Nowadays, when it would take less time to Google the difference between "its" and "it's" than it would to look up in even a slim, 100-page style guide?
Whenever you don't have wifi on your laptop. For many, that means roughly any tie they aren't specifically at work or at home.
Elements of Style is a relic of the past.
By the very same argument, so is CMoS, because anything in there can be looked up online as well. The issue isn't actually about the form factor, but about the scope - a source with a large scope is very difficult to search, especially if you don't know the exact name for what you are looking for. The limited scope of Elements of Style
makes it very easy to use for the most general of writing tasks.
Of course, this critique also assumes that you trust the internet to answer your questions, which is... perhaps not the wisest assumption to make. I suggest that the value in these things comes from their accepted authority, which "the internet" doesn't have.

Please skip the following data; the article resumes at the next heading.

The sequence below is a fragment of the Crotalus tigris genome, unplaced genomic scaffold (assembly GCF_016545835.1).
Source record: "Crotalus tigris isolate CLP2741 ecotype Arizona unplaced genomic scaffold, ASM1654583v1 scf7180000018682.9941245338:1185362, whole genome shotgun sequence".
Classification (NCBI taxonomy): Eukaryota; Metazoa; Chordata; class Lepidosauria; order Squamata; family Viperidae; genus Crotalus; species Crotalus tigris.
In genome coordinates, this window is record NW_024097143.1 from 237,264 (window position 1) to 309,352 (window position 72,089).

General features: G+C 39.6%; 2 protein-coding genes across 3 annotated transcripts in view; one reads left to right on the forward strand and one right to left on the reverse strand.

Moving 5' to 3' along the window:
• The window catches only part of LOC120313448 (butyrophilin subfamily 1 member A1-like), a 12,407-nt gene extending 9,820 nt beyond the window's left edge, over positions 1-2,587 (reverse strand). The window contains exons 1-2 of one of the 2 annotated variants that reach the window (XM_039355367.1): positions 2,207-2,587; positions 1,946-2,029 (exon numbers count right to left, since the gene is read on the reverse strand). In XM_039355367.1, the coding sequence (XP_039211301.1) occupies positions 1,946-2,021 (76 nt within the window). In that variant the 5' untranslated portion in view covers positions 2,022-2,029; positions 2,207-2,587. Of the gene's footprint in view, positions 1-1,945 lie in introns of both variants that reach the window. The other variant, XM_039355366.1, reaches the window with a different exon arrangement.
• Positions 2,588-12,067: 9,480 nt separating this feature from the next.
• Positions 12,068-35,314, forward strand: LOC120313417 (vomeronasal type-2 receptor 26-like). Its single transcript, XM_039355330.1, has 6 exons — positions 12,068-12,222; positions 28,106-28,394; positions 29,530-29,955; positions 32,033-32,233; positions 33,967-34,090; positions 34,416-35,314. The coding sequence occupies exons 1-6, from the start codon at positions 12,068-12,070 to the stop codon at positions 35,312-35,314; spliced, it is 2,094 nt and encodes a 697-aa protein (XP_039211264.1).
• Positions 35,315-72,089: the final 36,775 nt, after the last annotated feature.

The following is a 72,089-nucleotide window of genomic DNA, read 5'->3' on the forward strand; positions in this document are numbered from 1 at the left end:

Worse still, Elements of Style treats many rules as dogmatic when they are, as many things are in English grammar, quite flexible; and that's at best.
The same can be said for CMoS. Any time you have an authoritative source, this will happen - check it out, we all have PHBs, and we then argue over what rules changes are appropriate!
The point of a style guide is to be prescriptive! The highest value in CMoS to the academic world, for example, is in its prescriptive definition for references. The point is to have everyone using the same format, so that everyone can read the condensed form of information without ambiguity. If you give information that isn't in the agreed-upon format, you can print it, but the audience won't know what it means, and will not be able to find the referenced information!
My writing teachers were all pretty clear on this point - first, know and follow the rules. Only once you know and follow the rules can you choose to break them specifically to generate the impact you desire. For this to happen, the rules must be agreed upon first, and that's what style guides (and, indeed, grammar and usage rules in general) are for.